With their easy-going nature and striking blue tongue, there is no doubt the blue-tongued lizard is a great reptile addition to your family. Plus, they don’t pose too much of a challenge for new pet owners!

Blue-tongue lizard care

Fact File

Life span – 12-15 years
Size – Up to 45-55cm
Diet – Plants, slow moving animals, fruits and veggies
Home – 100cm x 50cm x 26cm enclosure

Care and maintenance

These beautiful native lizards make a fantastic family pet, as they’re very active and are incredible to learn more about. While they have quite specific needs, if you cater to them, you’ll be rewarded with an amazing pet. Blue-tongues thrive in a generously sized, spacious enclosure. Depending on the space and materials available to you, you can house your blue-tongue in an indoor or outdoor home. If your climate is similar to a blue-tongue’s natural habitat, set them up in an outdoor enclosure where they have unlimited space to roam and bask.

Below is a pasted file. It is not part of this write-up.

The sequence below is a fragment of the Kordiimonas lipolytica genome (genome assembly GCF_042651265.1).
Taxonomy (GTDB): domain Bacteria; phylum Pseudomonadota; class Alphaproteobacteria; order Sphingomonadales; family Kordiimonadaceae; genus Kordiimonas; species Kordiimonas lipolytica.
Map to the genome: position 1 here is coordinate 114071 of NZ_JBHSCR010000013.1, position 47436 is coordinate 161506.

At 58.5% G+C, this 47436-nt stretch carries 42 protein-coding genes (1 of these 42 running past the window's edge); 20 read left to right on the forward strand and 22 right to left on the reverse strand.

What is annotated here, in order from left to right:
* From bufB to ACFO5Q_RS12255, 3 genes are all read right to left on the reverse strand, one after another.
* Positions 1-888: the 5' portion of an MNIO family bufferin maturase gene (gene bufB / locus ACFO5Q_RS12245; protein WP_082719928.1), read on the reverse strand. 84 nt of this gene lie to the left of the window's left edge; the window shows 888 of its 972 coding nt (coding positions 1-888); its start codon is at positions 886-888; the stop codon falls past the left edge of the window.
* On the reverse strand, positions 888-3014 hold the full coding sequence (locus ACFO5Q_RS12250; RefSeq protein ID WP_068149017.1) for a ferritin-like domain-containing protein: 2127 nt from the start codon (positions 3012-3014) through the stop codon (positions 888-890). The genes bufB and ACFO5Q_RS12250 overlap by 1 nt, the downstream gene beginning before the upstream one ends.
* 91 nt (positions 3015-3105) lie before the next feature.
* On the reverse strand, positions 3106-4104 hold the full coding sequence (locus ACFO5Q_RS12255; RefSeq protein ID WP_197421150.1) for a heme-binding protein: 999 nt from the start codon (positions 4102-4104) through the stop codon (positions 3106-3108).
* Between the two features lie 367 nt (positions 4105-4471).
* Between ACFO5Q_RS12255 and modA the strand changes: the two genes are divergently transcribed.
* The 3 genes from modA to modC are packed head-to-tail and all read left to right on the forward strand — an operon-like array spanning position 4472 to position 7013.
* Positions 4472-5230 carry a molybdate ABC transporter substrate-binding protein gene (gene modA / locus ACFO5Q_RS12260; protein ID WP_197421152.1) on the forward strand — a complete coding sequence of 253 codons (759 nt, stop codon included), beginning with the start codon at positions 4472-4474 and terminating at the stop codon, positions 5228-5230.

Blue-tongues will shed their skin up to 10 times in their first year of life and will still shed a few times a year once reaching adulthood. Prior to shedding, your lizard may show a loss in appetite and become increasingly thirsty. When their skin begins to appear dull and starts to crack it is best to leave them be; blue-tongues can be moody when they shed.

Blue-tongues will also enter a process called brumation. Brumation is the equivalent of hibernation and is a natural process your lizard will go through to avoid cool conditions. While the temperature of their enclosure will be monitored and they may not necessarily be exposed to cold conditions, your lizard may still enter a dormant state for up to four months. They will not engage in normal activities, like eating or basking, and will generally recoil into a dark spot to sleep.

Setting up

Use a glass aquarium, wooden box or plastic tub to house your lizard and consider their adult size. Talk to your local Petbarn team member about what size enclosure is sufficient. Use sand, gravel, or newspaper to create a suitable substrate.